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Enhancing CPU performance and conserving energy using IntelⓇ QuickAssist Technology (IntelⓇ QAT) on Ubuntu 24.04

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When it comes to enterprise software and services, the deployment of load balancers plays a crucial role in maintaining reliability, availability, and speed by evenly distributing traffic among various servers. Many load balancers offer functionalities to handle the necessary cryptographic handshakes for establishing secure connections with TLS, a crucial protocol for securing HTTPS traffic. These TLS operations heavily rely on compute-intensive algorithms that can put a strain on the CPU, especially under high request loads. In this article, we explore the potential to significantly lessen CPU load on HAProxy, a widely used open source load balancer, by transferring these tasks to IntelⓇ QuickAssist Technology (IntelⓇ QAT) on Ubuntu 24.04 LTS. The advantages of this approach include:

  • Dealing with higher traffic volumes
  • Saving energy
  • Releasing the CPU for other operations

Support for IntelⓇ QuickAssist Technology (IntelⓇ QAT) on Ubuntu 24.04 LTS

The IntelⓇ QAT accelerator is specifically crafted for offloading particular operations from the CPU, notably cryptographic and data compression tasks. Not only does IntelⓇ QAT enhance raw performance as expected from an accelerator, but it also aids in reducing CPU utilization by transferring encryption and compression responsibilities to an IntelⓇ QAT device, thereby freeing the CPU for diverse assignments. This article focuses on decreasing CPU load, resulting in decreased power consumption and overall savings as fewer cores might be needed to handle a scaled-up workload.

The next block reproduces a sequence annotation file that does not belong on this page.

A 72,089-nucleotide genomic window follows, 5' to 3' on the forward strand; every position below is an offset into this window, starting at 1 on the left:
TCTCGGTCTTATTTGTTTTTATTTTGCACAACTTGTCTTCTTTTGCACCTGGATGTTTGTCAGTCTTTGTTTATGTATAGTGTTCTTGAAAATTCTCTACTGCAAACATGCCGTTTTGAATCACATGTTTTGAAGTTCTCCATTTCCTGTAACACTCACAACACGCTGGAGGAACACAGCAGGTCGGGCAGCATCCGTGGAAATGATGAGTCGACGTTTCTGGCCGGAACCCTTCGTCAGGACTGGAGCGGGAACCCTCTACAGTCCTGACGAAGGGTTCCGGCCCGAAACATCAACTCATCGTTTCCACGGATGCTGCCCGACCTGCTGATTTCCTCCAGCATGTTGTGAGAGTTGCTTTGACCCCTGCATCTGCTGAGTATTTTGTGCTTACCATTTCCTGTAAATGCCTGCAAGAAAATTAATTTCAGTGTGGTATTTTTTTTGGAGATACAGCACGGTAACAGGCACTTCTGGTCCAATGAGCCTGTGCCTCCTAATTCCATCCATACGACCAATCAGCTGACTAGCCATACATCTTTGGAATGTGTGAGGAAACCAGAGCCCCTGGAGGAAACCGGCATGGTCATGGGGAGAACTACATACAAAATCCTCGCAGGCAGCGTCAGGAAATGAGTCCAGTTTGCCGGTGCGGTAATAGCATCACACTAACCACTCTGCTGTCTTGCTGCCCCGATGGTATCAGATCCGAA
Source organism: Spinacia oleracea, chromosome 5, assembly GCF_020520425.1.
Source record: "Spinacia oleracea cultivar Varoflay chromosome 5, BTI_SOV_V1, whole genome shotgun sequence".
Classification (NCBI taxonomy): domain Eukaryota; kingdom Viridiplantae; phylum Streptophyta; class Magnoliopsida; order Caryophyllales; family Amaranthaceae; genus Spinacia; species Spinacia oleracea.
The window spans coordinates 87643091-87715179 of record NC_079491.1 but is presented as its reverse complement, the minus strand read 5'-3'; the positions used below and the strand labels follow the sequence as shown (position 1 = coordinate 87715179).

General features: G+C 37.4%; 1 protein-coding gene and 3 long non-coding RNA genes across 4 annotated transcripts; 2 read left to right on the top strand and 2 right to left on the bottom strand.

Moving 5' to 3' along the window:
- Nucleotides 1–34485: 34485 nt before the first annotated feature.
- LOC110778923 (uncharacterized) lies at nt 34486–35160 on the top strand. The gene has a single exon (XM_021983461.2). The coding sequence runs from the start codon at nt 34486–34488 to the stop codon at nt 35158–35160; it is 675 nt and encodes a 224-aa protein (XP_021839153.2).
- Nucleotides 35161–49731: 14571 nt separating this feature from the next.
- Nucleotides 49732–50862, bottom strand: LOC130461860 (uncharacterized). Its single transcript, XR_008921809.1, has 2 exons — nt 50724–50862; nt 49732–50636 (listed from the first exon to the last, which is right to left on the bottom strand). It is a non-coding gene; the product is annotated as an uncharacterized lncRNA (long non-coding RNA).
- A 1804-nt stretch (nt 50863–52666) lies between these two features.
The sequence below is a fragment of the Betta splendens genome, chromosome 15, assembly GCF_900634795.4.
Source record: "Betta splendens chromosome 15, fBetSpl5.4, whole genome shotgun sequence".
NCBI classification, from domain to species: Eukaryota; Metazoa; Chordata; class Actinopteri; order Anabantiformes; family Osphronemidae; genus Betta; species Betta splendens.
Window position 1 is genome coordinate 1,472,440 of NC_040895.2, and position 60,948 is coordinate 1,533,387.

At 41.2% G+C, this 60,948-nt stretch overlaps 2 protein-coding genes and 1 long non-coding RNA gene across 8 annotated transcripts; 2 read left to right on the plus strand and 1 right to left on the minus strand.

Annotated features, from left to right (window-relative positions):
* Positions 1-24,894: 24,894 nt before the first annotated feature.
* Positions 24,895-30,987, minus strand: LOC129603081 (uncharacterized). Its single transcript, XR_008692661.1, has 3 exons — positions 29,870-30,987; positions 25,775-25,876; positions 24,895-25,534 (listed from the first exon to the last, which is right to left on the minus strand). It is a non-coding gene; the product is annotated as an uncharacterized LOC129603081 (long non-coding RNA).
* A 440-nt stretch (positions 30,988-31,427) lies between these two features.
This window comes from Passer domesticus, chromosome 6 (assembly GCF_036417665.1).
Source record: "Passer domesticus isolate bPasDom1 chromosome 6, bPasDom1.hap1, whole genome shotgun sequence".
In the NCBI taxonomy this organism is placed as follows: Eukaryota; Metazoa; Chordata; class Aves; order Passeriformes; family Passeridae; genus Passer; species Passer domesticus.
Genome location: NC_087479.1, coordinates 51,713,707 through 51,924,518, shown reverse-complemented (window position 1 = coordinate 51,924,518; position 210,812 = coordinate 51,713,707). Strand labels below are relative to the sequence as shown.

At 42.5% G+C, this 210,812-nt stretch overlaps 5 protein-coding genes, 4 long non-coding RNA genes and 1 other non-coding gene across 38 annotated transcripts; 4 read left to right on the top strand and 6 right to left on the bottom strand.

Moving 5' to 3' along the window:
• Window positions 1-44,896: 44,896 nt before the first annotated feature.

Ubuntu 24.04 LTS signals the initial Ubuntu release that officially integrates IntelⓇ QAT support, accessible through packages within the Ubuntu repository. The IntelⓇ QAT software suite comprises kernel space and user space components. The kernel space element is delivered as a kernel driver included in the 6.8 stable kernel. Meanwhile, the user space segment is provided via a set of packages in the Ubuntu repository installable using the apt command. Below is a summary of the pertinent packages essential for the scenario elaborated in this article:

Miraculously, the first four packages serve as dependencies for the final package: IntelⓇ QuickAssist Technology OpenSSL* Engine. Consequently, all these components can be installed by executing the following command:

sudo apt -y install qatengine

Diminishing CPU Usage of the HAProxy Load Balancer

To exhibit the potential of IntelⓇ QAT on Ubuntu 24.04 LTS, this section illustrates the advantages of blending it with HAProxy. HAProxy is structured to distribute network traffic across a pool of backend servers optimally. One of HAProxy’s many features is its ability to manage TLS handshakes for a group of web servers that receive requests via HTTPS. TLS handshakes encompass a series of cryptographic processes (e.g., key exchanges) that can be outsourced to IntelⓇ QAT, enabling the CPU to handle other responsibilities.